Oil – or its potential – was the only thing Saudi Arabia had to offer, and it was not in danger of being occupied by the Axis powers. Had Roosevelt been interested, he might have learned that the regime in Saudi Arabia – “vital to the defense of the United States” – was not much different than the Taliban regime knocked off recently by the United States in Afghanistan.
Ibn Saud had conquered most of the Arabian peninsula and consolidated it into one kingdom with the help of the fanatically religious Wahhabi Bedouins, who believed, among other things, that dying in battle was a ticket to paradise, that all images, from pictures to statues, had to be destroyed, that drinking and smoking and singing and dancing were sins punishable by whipping, and so forth.
Sound familiar? Many of the rules are still in effect in Saudi Arabia. Some speculate that Osama bin Laden is a Wahhabist. (emphasis added)
Ibn Saud had been a great and fierce warrior. He loved to sit around talking of great battles he had won and how he had personally killed his enemies. Possibly most important to him after his devotion to God was his honor and his belief that a man’s word was his honor.
So when Roosevelt made this promise about Palestine, it never occurred to Ibn Saud that another president could come along and break that promise.
But Roosevelt died a week after sending the letter to Ibn Saud. (emphasis added – isn’t amazing how the Lord works?)
Harry S. Truman, Roosevelt’s successor, came to office suddenly and unexpectedly.
Truman placed the United States forcefully and decisively in support of the partition of Palestine and the creation of a Jewish state in 1948. The sentiments of the king of Saudi Arabia were not considered important.
“I’m sorry, gentlemen,” Truman explained to worried Arabists. “But I have to answer to hundreds of thousands of people who are anxious for the success of Zionism. I do not have hundreds of thousands of Arabs among my constituents.” – source
The REAL Saudi Arabia
Let’s cut to the chase, shall we?
Saudi Arabia funds and exports Islamic extremism: The truth behind the toxic U.S. relationship with the theocratic monarchy
The little-told history of the U.S.-Saudi “special relationship” is a story of blood, oil & violent fundamentalism
“Everybody’s worried about stopping terrorism. Well, there’s a really easy way: stop participating in it.” So advised world-renowned public intellectual Noam Chomsky, one of the most cited thinkers in human history.
The counsel may sound simple and intuitive — that’s because it is. But when it comes to Saudi Arabia, the U.S. ignores it.
Saudi Arabia is the world’s leading sponsor of Islamic extremism. It is also a close U.S. ally. This contradiction, although responsible for a lot of human suffering, is frequently ignored. Yet it recently plunged back into the limelight with the Saudi monarchy’s largest mass execution in decades. (emphasis added)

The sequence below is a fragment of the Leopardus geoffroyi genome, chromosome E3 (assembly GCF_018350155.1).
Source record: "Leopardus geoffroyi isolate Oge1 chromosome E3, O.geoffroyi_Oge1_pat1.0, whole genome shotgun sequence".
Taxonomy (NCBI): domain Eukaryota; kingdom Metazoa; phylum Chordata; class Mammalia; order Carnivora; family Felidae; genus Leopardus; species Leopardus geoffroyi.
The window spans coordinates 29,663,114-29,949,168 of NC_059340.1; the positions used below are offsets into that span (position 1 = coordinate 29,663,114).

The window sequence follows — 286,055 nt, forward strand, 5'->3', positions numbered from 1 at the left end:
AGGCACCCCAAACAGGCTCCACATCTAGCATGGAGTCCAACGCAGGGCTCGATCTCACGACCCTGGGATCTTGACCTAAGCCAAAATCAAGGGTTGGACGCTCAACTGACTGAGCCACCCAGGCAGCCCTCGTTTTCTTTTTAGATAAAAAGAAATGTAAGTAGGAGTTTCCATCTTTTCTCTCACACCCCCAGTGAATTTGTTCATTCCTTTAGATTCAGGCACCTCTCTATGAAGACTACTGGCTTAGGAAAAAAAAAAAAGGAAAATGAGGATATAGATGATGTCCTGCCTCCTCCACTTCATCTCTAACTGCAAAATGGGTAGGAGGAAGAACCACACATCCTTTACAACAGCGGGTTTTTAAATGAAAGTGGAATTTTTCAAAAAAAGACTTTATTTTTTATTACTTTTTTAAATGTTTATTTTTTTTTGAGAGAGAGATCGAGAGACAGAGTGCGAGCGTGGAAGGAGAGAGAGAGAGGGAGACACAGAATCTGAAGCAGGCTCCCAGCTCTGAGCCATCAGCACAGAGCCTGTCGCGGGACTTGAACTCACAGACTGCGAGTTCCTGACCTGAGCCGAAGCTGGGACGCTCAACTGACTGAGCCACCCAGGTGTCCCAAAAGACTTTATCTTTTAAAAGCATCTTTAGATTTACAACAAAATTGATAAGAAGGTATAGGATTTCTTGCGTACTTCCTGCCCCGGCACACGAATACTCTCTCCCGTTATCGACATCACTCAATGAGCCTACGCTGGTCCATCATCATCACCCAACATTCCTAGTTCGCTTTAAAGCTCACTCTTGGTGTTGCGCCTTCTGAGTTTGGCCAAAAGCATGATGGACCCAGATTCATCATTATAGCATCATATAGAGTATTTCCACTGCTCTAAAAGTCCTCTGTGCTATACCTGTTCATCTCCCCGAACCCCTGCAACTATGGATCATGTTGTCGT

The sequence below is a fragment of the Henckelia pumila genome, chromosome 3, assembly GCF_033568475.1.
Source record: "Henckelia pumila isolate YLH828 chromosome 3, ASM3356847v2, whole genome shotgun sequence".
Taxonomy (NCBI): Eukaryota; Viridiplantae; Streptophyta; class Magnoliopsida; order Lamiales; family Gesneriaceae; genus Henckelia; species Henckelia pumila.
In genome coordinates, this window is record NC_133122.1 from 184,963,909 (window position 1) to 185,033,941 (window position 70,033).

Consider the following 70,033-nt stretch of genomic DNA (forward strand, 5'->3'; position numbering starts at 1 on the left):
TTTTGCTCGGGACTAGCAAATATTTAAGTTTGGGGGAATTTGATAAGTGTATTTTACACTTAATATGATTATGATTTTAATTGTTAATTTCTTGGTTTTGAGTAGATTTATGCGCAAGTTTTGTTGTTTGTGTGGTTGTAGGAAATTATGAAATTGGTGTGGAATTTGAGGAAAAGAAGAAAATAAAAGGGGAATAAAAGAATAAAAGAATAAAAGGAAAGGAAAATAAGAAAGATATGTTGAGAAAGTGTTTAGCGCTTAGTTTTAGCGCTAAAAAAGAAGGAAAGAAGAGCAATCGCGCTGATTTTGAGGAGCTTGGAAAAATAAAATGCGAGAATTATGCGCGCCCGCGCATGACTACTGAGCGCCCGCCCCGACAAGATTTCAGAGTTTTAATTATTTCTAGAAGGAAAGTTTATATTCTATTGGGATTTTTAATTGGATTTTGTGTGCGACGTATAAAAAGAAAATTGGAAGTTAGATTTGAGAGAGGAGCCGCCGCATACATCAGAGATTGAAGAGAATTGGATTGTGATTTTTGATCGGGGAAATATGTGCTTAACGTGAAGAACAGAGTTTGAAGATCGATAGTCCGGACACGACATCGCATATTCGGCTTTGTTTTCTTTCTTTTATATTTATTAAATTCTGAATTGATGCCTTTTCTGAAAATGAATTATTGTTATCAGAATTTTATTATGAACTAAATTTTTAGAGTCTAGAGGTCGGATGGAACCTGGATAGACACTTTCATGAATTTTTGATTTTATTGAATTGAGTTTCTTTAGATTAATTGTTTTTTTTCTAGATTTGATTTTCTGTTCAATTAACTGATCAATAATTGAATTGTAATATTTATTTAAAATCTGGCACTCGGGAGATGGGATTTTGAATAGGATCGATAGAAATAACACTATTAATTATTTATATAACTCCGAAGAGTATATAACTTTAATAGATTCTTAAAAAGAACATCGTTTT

On Jan. 2, Saudi Arabia beheaded 47 people across 13 cities. Among the executed was cleric Nimr al-Nimr, a leader from the country’s Shia religious minority who was arrested for leading peaceful protests against the regime in 2011-12.
Sheikh al-Nimr was known throughout the Islamic world for his staunch opposition to sectarianism. The outspoken Saudi dissident firmly insisted that Sunnis and Shias are not enemies, and should unite against the sectarian regimes oppressing them. “The oppressed should unite together against the oppressors, instead of becoming tools in the hands of the oppressors,” he declared.
By executing a dissident who challenged sectarianism, the Saudi monarchy was only further fomenting it.
Human rights organizations condemned the executions. Amnesty International said the Saudi regime is “using the death penalty in the name of counter-terror to settle scores and crush dissidents,” sentencing activists “to death after grossly unfair trials.” Amnesty called this “a monstrous and irreversible injustice.”
Yet atrocities like the mass beheadings are by no means new in Saudi Arabia. What is new is the global attention to them.
Ali Mohammed al-Nimr, the nephew of the murdered cleric, was arrested at age 17 for attending a peaceful pro-democracy protest in 2012. He was allegedly tortured, before being sentenced to death by beheading and crucifixion.
Saudi Arabia is one of the last places on the planet where crucifixions are still practiced — ordered by the government itself. (emphasis added)
In recent years, the Saudi monarchy has also arrested at least two other peaceful teenage pro-democracy activists and sentenced them to death.
Furthermore, a Palestinian poet was sentenced to death by Saudi Arabia in November for renouncing Islam and criticizing the royal family.
In 2015, the Saudi regime executed 158 people, largely by beheading. On average, approximately half (47 percent) of people executed in Saudi Arabia are killed for drug-related offenses, according to Amnesty International. Every four days, then, on average, the Saudi monarchy executes someone for drugs — while its own princes are caught with thousands of pounds of drugs at foreign airports.